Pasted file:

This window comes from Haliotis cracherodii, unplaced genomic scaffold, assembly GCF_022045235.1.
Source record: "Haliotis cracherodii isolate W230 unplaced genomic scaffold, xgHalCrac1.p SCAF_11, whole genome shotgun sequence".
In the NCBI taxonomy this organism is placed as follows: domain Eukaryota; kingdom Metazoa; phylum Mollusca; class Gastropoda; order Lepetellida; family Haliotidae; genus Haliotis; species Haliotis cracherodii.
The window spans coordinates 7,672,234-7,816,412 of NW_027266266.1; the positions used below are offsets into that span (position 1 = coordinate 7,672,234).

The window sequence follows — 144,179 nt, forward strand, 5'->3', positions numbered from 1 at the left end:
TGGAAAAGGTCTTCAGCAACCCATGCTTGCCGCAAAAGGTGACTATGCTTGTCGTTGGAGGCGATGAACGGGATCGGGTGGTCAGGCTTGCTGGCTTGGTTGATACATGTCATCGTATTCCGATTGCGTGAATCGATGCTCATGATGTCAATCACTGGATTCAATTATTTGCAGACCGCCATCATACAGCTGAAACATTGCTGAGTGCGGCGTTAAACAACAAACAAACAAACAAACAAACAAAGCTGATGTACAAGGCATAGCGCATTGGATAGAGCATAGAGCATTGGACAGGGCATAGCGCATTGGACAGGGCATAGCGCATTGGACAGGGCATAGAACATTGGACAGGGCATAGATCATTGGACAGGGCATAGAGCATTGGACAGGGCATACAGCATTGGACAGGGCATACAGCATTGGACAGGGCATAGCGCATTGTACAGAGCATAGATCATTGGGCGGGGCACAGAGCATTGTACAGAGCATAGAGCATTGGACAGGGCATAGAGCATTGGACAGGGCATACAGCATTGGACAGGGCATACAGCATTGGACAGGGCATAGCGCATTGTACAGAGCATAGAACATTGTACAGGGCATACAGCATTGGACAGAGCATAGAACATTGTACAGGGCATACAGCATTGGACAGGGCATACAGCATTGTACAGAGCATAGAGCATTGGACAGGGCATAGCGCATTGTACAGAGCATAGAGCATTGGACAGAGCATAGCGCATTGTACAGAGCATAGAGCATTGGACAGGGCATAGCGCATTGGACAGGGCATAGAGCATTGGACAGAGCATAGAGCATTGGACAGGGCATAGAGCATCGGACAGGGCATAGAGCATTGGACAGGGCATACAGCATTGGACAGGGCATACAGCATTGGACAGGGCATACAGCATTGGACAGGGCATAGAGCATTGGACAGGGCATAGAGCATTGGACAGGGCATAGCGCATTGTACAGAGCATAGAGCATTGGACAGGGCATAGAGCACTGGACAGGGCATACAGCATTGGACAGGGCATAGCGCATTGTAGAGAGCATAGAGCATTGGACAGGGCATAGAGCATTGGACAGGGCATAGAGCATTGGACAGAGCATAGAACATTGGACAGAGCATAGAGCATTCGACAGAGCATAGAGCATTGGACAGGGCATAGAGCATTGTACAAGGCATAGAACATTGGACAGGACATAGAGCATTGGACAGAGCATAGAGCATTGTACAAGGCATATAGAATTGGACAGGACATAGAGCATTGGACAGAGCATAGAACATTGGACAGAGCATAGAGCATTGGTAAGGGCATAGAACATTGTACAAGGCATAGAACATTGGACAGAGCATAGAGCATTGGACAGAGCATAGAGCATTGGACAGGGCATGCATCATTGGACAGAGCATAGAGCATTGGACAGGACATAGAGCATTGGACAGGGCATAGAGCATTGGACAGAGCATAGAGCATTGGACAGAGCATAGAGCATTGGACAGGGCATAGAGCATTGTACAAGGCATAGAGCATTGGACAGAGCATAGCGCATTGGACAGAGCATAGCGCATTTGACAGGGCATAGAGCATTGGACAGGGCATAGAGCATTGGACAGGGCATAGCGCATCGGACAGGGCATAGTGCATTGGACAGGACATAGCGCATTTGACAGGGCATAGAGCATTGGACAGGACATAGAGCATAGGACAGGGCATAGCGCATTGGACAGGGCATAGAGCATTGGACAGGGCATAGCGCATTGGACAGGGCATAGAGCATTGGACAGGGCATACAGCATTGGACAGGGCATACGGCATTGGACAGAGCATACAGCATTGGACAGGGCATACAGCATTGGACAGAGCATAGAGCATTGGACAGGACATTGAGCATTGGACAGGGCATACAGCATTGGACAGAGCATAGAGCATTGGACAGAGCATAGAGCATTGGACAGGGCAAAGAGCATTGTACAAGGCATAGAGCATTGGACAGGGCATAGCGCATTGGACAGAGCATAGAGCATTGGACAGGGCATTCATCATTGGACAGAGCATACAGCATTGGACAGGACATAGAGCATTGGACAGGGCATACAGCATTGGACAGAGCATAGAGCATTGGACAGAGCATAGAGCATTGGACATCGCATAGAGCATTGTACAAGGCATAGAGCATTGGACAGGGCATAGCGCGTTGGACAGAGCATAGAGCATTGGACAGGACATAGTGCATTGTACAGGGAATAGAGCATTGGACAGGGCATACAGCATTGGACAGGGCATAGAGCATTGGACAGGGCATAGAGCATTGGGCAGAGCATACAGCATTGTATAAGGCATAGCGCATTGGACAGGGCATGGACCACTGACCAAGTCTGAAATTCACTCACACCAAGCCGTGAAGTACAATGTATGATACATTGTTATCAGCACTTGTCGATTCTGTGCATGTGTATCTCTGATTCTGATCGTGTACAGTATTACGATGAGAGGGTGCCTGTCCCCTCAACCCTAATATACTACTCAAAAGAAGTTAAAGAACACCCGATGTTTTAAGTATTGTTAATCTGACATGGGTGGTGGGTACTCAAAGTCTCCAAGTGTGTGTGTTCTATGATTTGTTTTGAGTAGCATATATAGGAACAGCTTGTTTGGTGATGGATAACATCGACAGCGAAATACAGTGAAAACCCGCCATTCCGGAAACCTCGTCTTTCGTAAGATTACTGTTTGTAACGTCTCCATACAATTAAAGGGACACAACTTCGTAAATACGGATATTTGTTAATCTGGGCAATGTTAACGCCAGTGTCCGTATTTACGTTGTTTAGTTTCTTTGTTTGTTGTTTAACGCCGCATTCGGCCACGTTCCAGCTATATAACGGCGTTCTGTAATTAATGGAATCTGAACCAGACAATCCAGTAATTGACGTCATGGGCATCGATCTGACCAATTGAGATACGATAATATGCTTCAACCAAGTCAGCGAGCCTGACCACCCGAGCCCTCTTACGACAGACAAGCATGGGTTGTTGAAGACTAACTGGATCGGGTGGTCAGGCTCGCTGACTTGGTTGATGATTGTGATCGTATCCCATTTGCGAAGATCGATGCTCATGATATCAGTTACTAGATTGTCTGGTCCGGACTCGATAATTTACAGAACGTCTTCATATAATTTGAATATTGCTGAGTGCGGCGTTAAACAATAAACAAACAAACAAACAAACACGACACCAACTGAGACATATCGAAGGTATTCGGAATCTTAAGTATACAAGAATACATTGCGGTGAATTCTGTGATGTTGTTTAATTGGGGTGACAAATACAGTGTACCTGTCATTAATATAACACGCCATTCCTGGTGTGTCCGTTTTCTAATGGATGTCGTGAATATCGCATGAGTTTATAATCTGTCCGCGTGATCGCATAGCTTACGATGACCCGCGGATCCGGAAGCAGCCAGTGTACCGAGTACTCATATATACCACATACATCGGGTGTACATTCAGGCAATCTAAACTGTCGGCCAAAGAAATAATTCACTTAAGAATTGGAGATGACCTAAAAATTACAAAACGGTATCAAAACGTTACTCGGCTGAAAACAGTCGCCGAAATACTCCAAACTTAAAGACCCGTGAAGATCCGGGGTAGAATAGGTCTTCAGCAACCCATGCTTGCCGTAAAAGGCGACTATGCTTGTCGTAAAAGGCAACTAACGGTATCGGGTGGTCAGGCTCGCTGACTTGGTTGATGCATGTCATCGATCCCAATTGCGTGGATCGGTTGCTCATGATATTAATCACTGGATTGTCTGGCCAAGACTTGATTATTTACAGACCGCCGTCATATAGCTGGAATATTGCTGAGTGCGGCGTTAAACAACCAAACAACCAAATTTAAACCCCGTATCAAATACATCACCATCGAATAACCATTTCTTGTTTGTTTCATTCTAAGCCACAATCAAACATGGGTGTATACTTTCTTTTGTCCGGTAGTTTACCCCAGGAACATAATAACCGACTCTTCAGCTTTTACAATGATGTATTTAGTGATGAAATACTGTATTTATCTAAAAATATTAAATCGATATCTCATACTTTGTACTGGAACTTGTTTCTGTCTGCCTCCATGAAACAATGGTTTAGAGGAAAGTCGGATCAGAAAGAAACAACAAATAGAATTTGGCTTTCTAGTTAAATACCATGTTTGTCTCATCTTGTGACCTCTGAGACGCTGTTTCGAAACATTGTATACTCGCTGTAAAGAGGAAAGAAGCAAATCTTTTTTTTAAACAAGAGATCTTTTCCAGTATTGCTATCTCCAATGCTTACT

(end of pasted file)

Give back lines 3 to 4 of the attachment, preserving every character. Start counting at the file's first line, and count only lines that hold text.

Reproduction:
In the NCBI taxonomy this organism is placed as follows: domain Eukaryota; kingdom Metazoa; phylum Mollusca; class Gastropoda; order Lepetellida; family Haliotidae; genus Haliotis; species Haliotis cracherodii.
The window spans coordinates 7,672,234-7,816,412 of NW_027266266.1; the positions used below are offsets into that span (position 1 = coordinate 7,672,234).